The only big organization involved is the (soon to be ex-) LCR. And a few thousand individuals, quite a few of them well known local or even national leaders of the non-party radical Left, which has been quite big here for a number of years. Inside the NPA, some activists want to draw the lines of the party fairly narrow, to be absolutely sure not to include people who are too quick to ally in local or regional government with the Socialist Party and their acceptance of neo-liberalism. Others would like to make the party considerably broader, because they are worried that people who put mass movements and strikes at the centre of their politics, and are firmly opposed to the dictatorship of profit, will be kept out of the party if the lines are drawn too narrowly. Discussions continue on this. But the present name of the party “anti-capitalist” represents the compromise position at present. We want people who are opposed to capitalism, who generally believe that capitalism cannot be durably given a human face.

This means that inside the party you have people close to anarchism, close to radical green politics, close to Guevara’s ideas etc etc. The debates are very interesting every time each current avoids simply affirming its identity and makes sure the questions are looked at in depth.

Q5: Do you think the current crisis in the Socialist Party is something that might bring dividends to the new project? The Left Party in Germany certainly benefited from having a leading SPD member behind the project from the start. What are the prospects for attracting the best parts of the Communists, Socialists, LO and, I guess, the Greens?

Recent economic and political events certainly will boost the new party. It is not hard to get people to listen to anti-capitalism these days – waves of sackings are making sure of that. And the relative paralysis of the Socialist Party, and the Communist party will certainly make it easier for the NPA to build support.

The situation is however complex, and the NPA is not the only organization trying to crystallize the radical Left. To go through the parties one by one, but briefly:

The trotskyist organization of a few thousand activists, Lutte Ouvrière is opposed to the new anti-capitalist party to such an extent that it broke with a very long tradition by allying itself with the Socialist Party in the municipal elections last April, rather than risking an alliance with the LCR and the non-party radical Left.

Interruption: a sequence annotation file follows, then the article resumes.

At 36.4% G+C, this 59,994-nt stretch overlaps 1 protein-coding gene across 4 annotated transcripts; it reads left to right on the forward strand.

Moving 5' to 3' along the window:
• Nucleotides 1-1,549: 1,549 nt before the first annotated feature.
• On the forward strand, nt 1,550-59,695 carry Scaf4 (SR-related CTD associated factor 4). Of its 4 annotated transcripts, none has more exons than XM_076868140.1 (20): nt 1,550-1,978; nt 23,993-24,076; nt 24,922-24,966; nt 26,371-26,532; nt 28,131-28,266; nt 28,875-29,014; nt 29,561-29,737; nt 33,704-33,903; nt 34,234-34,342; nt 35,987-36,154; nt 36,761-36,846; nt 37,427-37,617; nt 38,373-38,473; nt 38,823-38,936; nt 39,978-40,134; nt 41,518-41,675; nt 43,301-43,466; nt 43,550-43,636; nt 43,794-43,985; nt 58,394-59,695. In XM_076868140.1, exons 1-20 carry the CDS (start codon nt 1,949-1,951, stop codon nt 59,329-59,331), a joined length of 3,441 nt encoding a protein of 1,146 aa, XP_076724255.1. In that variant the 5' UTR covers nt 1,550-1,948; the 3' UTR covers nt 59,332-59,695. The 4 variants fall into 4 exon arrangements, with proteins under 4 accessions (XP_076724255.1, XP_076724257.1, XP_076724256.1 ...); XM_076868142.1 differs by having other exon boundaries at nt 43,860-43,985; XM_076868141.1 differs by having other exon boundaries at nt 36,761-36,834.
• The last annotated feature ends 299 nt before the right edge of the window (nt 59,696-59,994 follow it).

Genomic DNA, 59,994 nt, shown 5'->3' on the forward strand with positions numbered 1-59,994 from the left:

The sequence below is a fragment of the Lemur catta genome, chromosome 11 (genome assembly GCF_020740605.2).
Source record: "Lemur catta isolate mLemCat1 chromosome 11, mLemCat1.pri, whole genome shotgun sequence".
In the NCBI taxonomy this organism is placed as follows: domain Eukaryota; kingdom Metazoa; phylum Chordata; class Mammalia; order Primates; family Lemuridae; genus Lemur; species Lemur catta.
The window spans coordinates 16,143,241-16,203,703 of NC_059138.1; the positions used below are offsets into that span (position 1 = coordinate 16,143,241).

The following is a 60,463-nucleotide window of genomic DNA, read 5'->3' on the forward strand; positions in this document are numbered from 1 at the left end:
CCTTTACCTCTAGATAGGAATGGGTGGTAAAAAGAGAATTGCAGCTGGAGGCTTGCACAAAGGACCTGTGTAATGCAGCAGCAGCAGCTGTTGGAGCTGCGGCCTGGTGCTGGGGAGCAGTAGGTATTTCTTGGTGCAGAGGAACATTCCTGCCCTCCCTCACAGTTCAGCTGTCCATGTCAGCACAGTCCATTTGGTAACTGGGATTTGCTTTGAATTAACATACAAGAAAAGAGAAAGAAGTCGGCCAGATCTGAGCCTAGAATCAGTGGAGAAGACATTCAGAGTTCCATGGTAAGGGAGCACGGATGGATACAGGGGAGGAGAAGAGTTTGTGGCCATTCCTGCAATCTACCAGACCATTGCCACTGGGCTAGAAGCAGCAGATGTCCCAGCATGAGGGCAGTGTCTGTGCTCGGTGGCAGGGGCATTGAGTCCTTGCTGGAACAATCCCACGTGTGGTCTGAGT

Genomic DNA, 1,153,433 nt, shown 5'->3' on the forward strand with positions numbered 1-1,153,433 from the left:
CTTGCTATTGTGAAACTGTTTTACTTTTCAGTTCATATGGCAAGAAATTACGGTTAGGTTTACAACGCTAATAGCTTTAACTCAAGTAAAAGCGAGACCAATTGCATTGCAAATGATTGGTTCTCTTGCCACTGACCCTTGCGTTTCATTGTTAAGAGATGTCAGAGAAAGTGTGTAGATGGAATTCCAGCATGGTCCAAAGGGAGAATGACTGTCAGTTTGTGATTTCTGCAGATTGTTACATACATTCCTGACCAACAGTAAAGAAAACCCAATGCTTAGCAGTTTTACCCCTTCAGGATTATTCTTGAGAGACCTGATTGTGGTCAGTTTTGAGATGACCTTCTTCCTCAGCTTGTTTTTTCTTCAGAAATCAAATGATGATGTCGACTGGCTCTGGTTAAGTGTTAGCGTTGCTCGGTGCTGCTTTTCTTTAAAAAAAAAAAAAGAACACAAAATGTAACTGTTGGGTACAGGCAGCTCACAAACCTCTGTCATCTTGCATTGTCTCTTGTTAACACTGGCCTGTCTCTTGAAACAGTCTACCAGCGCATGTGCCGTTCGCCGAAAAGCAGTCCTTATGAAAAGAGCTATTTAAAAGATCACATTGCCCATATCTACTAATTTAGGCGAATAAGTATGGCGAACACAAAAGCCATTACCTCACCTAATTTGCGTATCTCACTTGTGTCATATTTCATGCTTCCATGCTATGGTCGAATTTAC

For Lutte Ouvrière, all these people in the NPA are not revolutionaries and therefore not interesting. Over the last few years, Lutte Ouvrière has been completely cut off from any of the big unity political campaigns (Against the European Constitution, against Le Pen etc). They stick strictly to “workplace issues” and are in decline because of this. They have just expelled the minority current from their ranks because this current wanted to work with the New Anti-Capitalist Party.

The leadership of the Communist Party won a good majority at its conference for a “business as usual” motion putting alliances with the Socialist Party at the centre of its strategy. All minority motions did very well though. Whole sections of communists are leaving the party (many favourable to a federation of the radical Left). But their paper and their good analyses of the economic crisis mean they still have an audience.

The Socialist Party has seen two historic events in the last six months. Firstly a significant split to the Left by Mr Mélenchon, who has now established a new party “Le parti de gauche” on the model, he says (but much smaller) than the German Die Linke. It will be founded very soon, and will attempt to fill the gap between the Socialist Party “let’s manage capitalism more humanly” line and the “almost revolutionary” line of the New Anti-Capitalist Party. It could become an important force, it’s hard to say.

The second key event is that Ségolène Royal, the Tony Blair of the Socialist Party, was defeated by an alliance much to the Left of her (though not that Left), on a very close poll. This is excellent news, and means that left arguments will be more audible. The radical left should be able to point up the difference between the left speeches of Martine Aubry, the new leader, and the lack of support for key struggles from this absolutely electoralist party.